By the time of his appointment to Philadelphia, Arnold had become seriously unhappy with the war effort. Aside from his concerns of a personal nature, he was distressed by the waning support of the general public, the colonies’ deteriorating currency, dissatisfaction within the army, and above all a Congress of petty, selfish and tyrannical Radical Patriots who had lost sight of the revolution’s very principles and goals. A year later, he concluded that living under an American government would have worse consequences for liberty than under the British, which many believe was his major reason for renouncing the patriot cause.

In May, 1779, Arnold wrote in another letter to Washington, “Having made every sacrifice of fortune and blood, and become a cripple in the service of my country, I little expected to meet the ungrateful returns I have received of my countrymen; but, as Congress have stamped ingratitude as a current coin, I must take it. I wish your Excellency, for your long and eminent services, may not be paid in the same coin.” Arnold sent feelers to the British, offering his services, a few days later. His strong conviction was that the colonies were not yet ready for independence, and that Congress would grant considerably less freedom than the British crown. Negotiations went back and forth for over a year.

I suspect the ultimate blow for Arnold occurred after his court-martial for largely trumped-up and spiteful “transgressions” brought by Pennsylvania’s quasi-governor Joseph Reed. He was cleared of all the accusations except for two minor charges, and Congress instructed George Washington to reprimand Arnold. Washington put off the chastisement for three months, and made it as insignificant as he could, but he issued this statement in April, 1780:

Washington’s Rebuke: the Last Straw?

“The Commander-in-Chief would have been much happier in an occasion of bestowing commendations on an officer who had rendered such distinguished services to his country as Major General Arnold; but in the present case, a sense of duty and a regard to candor oblige him to declare that he considers his conduct [in the convicted actions] as imprudent and improper.”

It was a slap on the wrist, but it is easy to understand Arnold’s dismay. One of the few major players who had always stood by him and appreciated him, who had valued all the efforts and sacrifices he’d made, who had always extolled his accomplishments and contributions—the commander-in-chief himself—even Washington had abandoned him. To Arnold, it was an “Et tu, Brute?” event….

Modern research indicates that about twenty percent of the population at the time was loyalist—faithful to Britain and opposed to the revolution. Certainly many others switched their allegiance back and forth, depending upon which side was currently in power locally. Philadelphia residents were prime examples of this, with many leaning toward the British when they occupied the city and toward the Americans when they were in charge. The country was simply in a state of flux, and one’s loyalties were often modified to help ensure survival. It was a tenuous time.

So why is Benedict Arnold alone remembered so stubbornly as the traitor to the revolutionary cause when there were countless others, including every loyalist? (By the way, every patriot was, ipso facto, a traitor to mother country England. If the revolution had failed, Washington, his high command and the most active founders would certainly have been hanged.)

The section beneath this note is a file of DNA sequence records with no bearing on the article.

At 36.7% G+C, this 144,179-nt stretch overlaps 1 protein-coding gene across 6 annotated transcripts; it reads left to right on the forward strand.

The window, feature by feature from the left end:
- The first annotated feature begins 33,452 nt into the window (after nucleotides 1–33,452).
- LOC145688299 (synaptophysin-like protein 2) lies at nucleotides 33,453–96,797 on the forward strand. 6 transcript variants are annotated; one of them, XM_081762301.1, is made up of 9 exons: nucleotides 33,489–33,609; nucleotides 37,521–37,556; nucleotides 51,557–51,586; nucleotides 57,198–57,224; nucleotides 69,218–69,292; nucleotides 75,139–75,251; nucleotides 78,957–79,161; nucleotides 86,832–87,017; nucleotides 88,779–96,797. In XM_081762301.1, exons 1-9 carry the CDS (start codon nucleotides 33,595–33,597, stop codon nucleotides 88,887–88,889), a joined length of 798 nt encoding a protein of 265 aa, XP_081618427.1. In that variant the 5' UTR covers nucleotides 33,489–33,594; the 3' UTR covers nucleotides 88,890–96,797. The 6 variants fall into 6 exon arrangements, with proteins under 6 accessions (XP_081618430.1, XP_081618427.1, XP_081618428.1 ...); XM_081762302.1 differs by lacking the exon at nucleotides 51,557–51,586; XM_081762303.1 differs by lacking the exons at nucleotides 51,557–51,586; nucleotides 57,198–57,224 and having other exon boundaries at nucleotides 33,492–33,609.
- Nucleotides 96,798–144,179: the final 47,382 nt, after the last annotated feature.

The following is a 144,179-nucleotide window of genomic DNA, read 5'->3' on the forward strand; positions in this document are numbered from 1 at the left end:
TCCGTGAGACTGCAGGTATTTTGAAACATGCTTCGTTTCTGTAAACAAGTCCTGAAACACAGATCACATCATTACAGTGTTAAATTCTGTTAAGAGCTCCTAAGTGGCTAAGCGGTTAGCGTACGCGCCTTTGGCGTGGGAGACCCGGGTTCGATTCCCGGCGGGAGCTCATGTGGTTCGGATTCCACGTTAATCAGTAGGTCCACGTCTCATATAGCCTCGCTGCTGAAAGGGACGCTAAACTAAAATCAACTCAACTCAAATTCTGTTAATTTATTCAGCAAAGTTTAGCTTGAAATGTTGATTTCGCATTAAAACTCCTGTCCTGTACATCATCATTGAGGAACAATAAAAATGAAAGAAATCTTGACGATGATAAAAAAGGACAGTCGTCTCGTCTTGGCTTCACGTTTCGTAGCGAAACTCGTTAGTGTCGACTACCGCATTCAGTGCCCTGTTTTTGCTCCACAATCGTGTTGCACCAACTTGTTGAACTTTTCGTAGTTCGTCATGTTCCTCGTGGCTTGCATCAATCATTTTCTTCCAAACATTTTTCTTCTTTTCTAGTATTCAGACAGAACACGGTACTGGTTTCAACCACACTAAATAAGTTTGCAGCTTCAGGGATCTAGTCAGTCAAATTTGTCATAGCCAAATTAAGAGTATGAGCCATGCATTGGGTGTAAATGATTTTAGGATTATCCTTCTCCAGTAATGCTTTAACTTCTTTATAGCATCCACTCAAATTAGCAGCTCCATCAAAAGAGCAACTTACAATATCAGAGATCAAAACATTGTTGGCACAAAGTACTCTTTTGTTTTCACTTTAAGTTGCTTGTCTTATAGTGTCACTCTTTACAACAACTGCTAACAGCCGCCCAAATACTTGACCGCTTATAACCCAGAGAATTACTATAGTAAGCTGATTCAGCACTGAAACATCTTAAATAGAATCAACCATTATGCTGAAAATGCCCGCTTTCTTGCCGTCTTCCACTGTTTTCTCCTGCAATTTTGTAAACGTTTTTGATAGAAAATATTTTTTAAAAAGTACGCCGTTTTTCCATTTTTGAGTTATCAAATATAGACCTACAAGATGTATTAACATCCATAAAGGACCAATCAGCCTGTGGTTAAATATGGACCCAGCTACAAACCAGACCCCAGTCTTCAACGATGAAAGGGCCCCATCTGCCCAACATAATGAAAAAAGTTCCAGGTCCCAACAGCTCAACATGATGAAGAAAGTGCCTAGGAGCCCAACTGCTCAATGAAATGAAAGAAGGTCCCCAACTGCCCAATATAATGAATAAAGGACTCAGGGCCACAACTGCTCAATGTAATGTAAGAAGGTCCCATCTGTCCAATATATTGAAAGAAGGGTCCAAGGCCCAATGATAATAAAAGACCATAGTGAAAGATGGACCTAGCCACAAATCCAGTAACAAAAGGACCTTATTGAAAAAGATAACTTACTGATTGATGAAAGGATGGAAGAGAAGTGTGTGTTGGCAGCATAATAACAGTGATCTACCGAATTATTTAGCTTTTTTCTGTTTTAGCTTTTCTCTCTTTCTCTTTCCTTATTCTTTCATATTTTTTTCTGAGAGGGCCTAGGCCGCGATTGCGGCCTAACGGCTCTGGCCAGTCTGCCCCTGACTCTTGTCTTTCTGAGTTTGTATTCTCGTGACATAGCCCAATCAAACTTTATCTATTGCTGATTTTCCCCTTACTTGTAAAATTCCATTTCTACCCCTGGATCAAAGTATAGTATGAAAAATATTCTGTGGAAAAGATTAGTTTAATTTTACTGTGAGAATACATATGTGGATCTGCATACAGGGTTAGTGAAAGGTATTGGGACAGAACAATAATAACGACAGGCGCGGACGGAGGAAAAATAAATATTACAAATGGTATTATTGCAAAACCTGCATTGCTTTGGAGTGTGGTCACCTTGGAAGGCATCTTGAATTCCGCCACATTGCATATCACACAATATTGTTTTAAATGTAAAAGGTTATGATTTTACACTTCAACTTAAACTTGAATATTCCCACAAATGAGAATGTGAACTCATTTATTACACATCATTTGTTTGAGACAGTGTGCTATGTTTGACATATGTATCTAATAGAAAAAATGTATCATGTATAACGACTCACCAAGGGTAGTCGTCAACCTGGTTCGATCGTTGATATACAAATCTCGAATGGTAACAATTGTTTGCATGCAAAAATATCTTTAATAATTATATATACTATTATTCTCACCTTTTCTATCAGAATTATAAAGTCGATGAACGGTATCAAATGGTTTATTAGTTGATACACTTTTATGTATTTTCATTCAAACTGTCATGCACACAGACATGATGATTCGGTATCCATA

The Answer

The answer is that Arnold had achieved a towering degree of fame fighting for the patriot cause, second only to Washington. If someone of his military stature and dedication could switch his loyalty to the British, who knew how many ordinary people might follow his example? To nullify the shock and sadness of Arnold’s defection and prevent a massive loss of support for the revolution, Arnold had to be vilified. So he was burned in effigy. Absurd stories were invented about him: he tortured animals as a child, was dangerously reckless and a bully in his youth, considered money his god, consorted with the devil, etc. The proof of this pudding is that the emotions which would have made sense at the time are anxiety and sorrow. In fact, this is what Washington expressed when he learned of Arnold’s defection. “Whom can we trust now?” he cried out.

Yes, Arnold betrayed the revolution (although technically not his country, since it didn’t exist until the Articles of Confederation were ratified in March, 1781). Yes, his plan to turn over the critical fort at West Point, New York (named Fort Arnold until his betrayal, by the way) to the British was worse than merely switching sides.

However, considering all that Arnold accomplished as a patriot during the revolution, considering all the slights, insinuations, accusations and hardships he endured, and considering everything he had honestly earned prior to the conflict which he sacrificed in the service of liberty, I wonder how many of his contemporaries—and how many of us living today—would do other than what Arnold chose to do, which was to reject the rebellion against, and once again pledge allegiance to, his mother country.

(By the way, Arnold the so-called “characterless traitor” published a newspaper piece on October 11th, 1780, explaining his decision, entitled “To the Inhabitants of America.” Also, as a brigadier general in the field for the British, he knew he would be hanged if captured in battle. This was not a man who lacked the courage of his convictions.)

The Most Brilliant Soldier

At the Saratoga National Historical Park in New York, there is a small stone monument behind an iron fence. On its front is a boot, symbolizing Arnold’s left leg which was crushed during the battle. The other side reads, in part: